What's wrong with Prince Fielder?

Jason Miller

Nobody's really talking about it much because the Tigers are so good, but their highest-paid player isn't playing well this season. Might there be a good explanation, though? Tuesday, Torii Hunter hinted as much on the radio:

"Prince is a strong guy, man. A lot of people don’t know what’s going on in his life." Hunter said. "He’s out there every day, won’t come out of the lineup, no matter what’s going on off the field or on the field. … Us as players, we know what’s really going on. And we appreciate him going out there every day, despite…

Despite what, Hunter wouldn't say. We'll probably find out before long, whether we deserve to or not. And I won't even begin to diminish what Fielder might be going through. Injury, divorce, family illness, emotional struggles ... Who knows?

I will point out that Fielder's had some seasons when he wasn't great. As a rookie with the Brewers, he finished just seventh in Rookie of the Year balloting despite playing all season and hitting 28 homers. In 2008, he finished 20th in Most Valuable Player balloting, and in 2010 he was merely good.

Granted, he's probably never played this poorly before. Considering his defense and his baserunning, Fielder's just barely above replacement level this season, which makes it hard to justify his (gulp) $23 million salary.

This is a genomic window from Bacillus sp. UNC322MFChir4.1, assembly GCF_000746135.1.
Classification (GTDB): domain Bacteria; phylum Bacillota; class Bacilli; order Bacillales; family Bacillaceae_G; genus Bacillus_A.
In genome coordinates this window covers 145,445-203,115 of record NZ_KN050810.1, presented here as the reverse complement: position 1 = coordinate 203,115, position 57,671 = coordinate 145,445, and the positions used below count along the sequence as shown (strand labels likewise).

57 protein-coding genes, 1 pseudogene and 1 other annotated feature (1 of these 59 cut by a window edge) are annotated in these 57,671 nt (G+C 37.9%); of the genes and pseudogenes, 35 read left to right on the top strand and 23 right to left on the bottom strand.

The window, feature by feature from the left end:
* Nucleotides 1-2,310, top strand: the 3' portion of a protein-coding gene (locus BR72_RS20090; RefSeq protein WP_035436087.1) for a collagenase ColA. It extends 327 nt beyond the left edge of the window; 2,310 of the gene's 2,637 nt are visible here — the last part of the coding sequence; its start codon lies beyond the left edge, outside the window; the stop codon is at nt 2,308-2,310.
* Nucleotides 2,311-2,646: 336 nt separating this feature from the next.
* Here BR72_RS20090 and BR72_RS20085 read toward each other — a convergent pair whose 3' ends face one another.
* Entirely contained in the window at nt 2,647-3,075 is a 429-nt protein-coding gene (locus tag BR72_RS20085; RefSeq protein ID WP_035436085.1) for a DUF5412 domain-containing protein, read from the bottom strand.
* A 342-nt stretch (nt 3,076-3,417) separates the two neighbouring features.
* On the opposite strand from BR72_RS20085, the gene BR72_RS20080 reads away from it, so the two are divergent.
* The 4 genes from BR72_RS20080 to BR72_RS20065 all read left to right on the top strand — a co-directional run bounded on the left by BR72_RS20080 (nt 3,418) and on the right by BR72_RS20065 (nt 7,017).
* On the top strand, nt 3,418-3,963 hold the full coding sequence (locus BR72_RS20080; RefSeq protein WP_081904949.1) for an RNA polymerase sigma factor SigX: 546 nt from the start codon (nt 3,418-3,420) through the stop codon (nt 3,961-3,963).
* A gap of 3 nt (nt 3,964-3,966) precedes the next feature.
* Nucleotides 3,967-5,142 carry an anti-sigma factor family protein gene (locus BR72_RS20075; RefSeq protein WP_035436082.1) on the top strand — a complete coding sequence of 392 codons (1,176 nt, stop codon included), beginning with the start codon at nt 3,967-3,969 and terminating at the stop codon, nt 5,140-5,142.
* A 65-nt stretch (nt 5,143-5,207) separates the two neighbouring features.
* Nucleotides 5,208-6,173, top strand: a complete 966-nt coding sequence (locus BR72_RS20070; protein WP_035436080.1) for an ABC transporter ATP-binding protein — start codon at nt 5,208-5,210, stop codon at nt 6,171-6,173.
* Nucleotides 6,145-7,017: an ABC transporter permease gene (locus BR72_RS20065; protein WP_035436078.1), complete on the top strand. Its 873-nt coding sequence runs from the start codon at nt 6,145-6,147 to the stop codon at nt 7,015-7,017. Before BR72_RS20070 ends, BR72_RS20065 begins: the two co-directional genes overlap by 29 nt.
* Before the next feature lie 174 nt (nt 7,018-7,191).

Not to mention his $24 million salary in 2014. And '15. And '16. And '17. And '18. And '19. And '20.

Seems sort of hard to believe, doesn't it? That the Tigers are into Fielder for $168 million after this year?

Fielder's such a lousy fielder and baserunner that to even approach being worth his salary -- and leaving aside t-shirt sales and television ratings and attendance at Comerica Park and all that -- he must hit like gangbusters. He must hit like he hit in 2009, '11, and '12.

He probably will hit like that again, but he probably will not hit like that every season. He probably will not hit like that more seasons than he does hit like that. You know, because he'll be (relatively) old and (obviously) huge.

Knowing baseball fans, I suspect that most Tigers fans are perfectly happy to have Fielder; winning division titles do funny things to the head. But let's check back in 2014. Or '15. Or '16. Or '17. Or '18. Or '19. Or '20.

p.s. in case you're wondering, this doesn't really qualify as second-guessing, because of this.

p.p.s for much more about the Tigers and Prince Fielder, please visit SB Nation's Bless You Boys.

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